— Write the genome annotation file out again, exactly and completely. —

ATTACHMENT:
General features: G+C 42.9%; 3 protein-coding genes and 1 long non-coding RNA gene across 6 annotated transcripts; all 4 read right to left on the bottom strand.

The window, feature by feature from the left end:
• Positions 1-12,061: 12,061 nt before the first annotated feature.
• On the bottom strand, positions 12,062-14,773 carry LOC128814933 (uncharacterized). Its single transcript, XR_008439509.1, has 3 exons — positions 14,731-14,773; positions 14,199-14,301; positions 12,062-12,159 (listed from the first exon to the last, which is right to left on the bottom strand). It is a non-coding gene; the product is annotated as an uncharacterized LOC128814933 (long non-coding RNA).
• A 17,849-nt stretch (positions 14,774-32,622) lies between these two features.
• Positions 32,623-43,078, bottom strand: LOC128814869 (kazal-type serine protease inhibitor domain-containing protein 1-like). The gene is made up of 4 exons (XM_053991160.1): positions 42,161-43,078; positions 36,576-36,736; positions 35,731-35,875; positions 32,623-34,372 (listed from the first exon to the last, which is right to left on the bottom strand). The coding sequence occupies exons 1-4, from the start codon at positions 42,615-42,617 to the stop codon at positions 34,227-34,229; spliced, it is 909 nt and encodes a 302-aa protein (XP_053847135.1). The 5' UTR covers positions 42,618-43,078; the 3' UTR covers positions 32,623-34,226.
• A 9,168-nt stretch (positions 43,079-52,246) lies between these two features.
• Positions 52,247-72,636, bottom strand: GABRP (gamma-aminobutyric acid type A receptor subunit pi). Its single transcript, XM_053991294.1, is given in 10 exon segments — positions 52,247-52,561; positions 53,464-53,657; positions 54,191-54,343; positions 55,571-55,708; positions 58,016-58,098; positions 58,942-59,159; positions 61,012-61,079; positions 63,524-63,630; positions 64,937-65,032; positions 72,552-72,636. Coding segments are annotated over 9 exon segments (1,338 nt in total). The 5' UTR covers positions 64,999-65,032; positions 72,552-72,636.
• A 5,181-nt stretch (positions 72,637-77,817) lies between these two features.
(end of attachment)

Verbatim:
General features: G+C 42.9%; 3 protein-coding genes and 1 long non-coding RNA gene across 6 annotated transcripts; all 4 read right to left on the bottom strand.

The window, feature by feature from the left end:
• Positions 1-12,061: 12,061 nt before the first annotated feature.
• On the bottom strand, positions 12,062-14,773 carry LOC128814933 (uncharacterized). Its single transcript, XR_008439509.1, has 3 exons — positions 14,731-14,773; positions 14,199-14,301; positions 12,062-12,159 (listed from the first exon to the last, which is right to left on the bottom strand). It is a non-coding gene; the product is annotated as an uncharacterized LOC128814933 (long non-coding RNA).
• A 17,849-nt stretch (positions 14,774-32,622) lies between these two features.
• Positions 32,623-43,078, bottom strand: LOC128814869 (kazal-type serine protease inhibitor domain-containing protein 1-like). The gene is made up of 4 exons (XM_053991160.1): positions 42,161-43,078; positions 36,576-36,736; positions 35,731-35,875; positions 32,623-34,372 (listed from the first exon to the last, which is right to left on the bottom strand). The coding sequence occupies exons 1-4, from the start codon at positions 42,615-42,617 to the stop codon at positions 34,227-34,229; spliced, it is 909 nt and encodes a 302-aa protein (XP_053847135.1). The 5' UTR covers positions 42,618-43,078; the 3' UTR covers positions 32,623-34,226.
• A 9,168-nt stretch (positions 43,079-52,246) lies between these two features.
• Positions 52,247-72,636, bottom strand: GABRP (gamma-aminobutyric acid type A receptor subunit pi). Its single transcript, XM_053991294.1, is given in 10 exon segments — positions 52,247-52,561; positions 53,464-53,657; positions 54,191-54,343; positions 55,571-55,708; positions 58,016-58,098; positions 58,942-59,159; positions 61,012-61,079; positions 63,524-63,630; positions 64,937-65,032; positions 72,552-72,636. Coding segments are annotated over 9 exon segments (1,338 nt in total). The 5' UTR covers positions 64,999-65,032; positions 72,552-72,636.
• A 5,181-nt stretch (positions 72,637-77,817) lies between these two features.